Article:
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Air Calédonie


Air Calédonie

Air Calédonie
IATA ICAO Callsign
Founded 1954
Hubs Nouméa Magenta Airport
Fleet size 4
Destinations 9
Company slogan Nos racines ont des ailes
Headquarters Nouméa Magenta Airport
Nouméa,  New Caledonia
An Air Calédonie aircraft landing at Nouméa Magenta Airport in New Caledonia.

Société Calédonienne de Transports Aériens, operating as Air Calédonie, is a French airline and is the domestic airline for New Caledonia, headquartered on the grounds of Magenta Airport in Nouméa.[1][2] It operates scheduled passenger and cargo flights from Nouméa to 10 destinations in New Caledonia. Its main base is Magenta Airport (GEA).[3]


  • History 1
  • Destinations 2
  • Fleet 3
  • References 4
  • External links 5


On 9 December 1954, a group of aviation enthusiasts created the first Caledonian airline - the Caledonian air transport company: Transpac. The aim was to create an airline service between Nouméa, the mainland and the islands. The company's first aircraft landed on 9 August 1955 at La Tontouta. The twin-engine, fabric-covered aircraft was a De Havilland Dragon "Rapide" DH 89 and could carry 8 passengers. The Dragon "Rapide's" inaugural flight took place on 28 September 1955 to Maré and Lifou from Magenta. The service to the Isle of Pines and Ouvéa began in October 1955. In February 1958, Transpac purchased the De Havilland Héron DH 114; a 17-seater aircraft. The aim was to meet the needs of increasing local traffic. The company bought three of these aircraft in succession with the strategy of developing a regional network, especially to the New Hebrides.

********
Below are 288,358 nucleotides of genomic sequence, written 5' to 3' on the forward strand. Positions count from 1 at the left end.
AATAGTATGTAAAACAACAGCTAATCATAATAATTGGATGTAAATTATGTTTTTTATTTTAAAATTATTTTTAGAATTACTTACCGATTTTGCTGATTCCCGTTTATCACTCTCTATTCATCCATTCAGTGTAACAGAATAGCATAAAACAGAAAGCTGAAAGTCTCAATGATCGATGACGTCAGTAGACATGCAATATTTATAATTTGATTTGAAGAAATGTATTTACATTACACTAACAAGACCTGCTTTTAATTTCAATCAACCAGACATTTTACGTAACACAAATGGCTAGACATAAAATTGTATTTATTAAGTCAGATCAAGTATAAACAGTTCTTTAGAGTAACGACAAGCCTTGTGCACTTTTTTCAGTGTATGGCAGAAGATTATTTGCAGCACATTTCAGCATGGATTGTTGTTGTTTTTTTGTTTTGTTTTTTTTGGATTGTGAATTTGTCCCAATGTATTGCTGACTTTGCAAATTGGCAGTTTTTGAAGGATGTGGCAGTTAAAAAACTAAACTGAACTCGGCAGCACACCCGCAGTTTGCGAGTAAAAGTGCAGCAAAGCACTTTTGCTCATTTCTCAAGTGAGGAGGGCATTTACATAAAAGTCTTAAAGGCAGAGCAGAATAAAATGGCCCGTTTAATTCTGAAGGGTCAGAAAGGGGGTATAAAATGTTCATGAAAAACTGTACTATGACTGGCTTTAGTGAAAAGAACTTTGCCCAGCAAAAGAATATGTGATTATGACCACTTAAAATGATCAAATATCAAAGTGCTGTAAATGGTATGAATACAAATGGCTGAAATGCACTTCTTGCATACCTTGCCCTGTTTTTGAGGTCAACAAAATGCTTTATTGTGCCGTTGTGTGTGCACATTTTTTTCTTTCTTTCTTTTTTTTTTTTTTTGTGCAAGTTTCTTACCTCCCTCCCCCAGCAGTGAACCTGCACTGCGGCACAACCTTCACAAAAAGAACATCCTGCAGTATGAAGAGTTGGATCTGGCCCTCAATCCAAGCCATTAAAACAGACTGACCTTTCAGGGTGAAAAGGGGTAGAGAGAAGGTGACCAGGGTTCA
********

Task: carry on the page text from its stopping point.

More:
On 9 February 1961, financial support was granted to Transpac's Board of Directors by the regional government and Transpac became Air Calédonie.

The increase in traffic led to fleet renewal as of 1968. The company chose twin turboprops as these aircraft were larger and more modern and reliable. In 1968, the Twin Otter was the first turbine-powered aircraft to arrive in Air Calédonie's fleet. It was a 19-seater and was equipped with more reliable technology and was more powerful than piston-powered aircraft. 9-seater Britten Normal Islanders were added to the growing fleet. By the end of 1980, Air Calédonie had transported a total of 100 000 passengers in that year. In 1986, Air Calédonie's first ATR 42 landed in Magenta. It was a new-generation, 46-seater aircraft aircraft and Air Calédonie was one of the first airlines to operate it. Two more ATR 42 were purchased in 1988 and 1990 to develop inter-island services. The ATR 42 is well suited to the local aviation network and enables the company to promote tourism on the mainland and to the islands. Two Dornier 228 were added to the fleet in 1990. The Dornier is twice as fast as the Twin Otter and has the same amount of seats on board (19). It is a highly cost-efficient aircraft and, unlike the ATR, can land anywhere including on short runways like Bélep’s. The ATR 42 were replaced by two new aircraft; one was purchased in 1993 and the other in 1997. At the beginning of the 90s, the company was faced with liquidity problems following large fleet renewal investments and several social crisis. A managing board was therefore set up in July 1992. This was controlled by a supervisory board with the aim of regaining financial stability. The construction of the new Magenta airport was launched.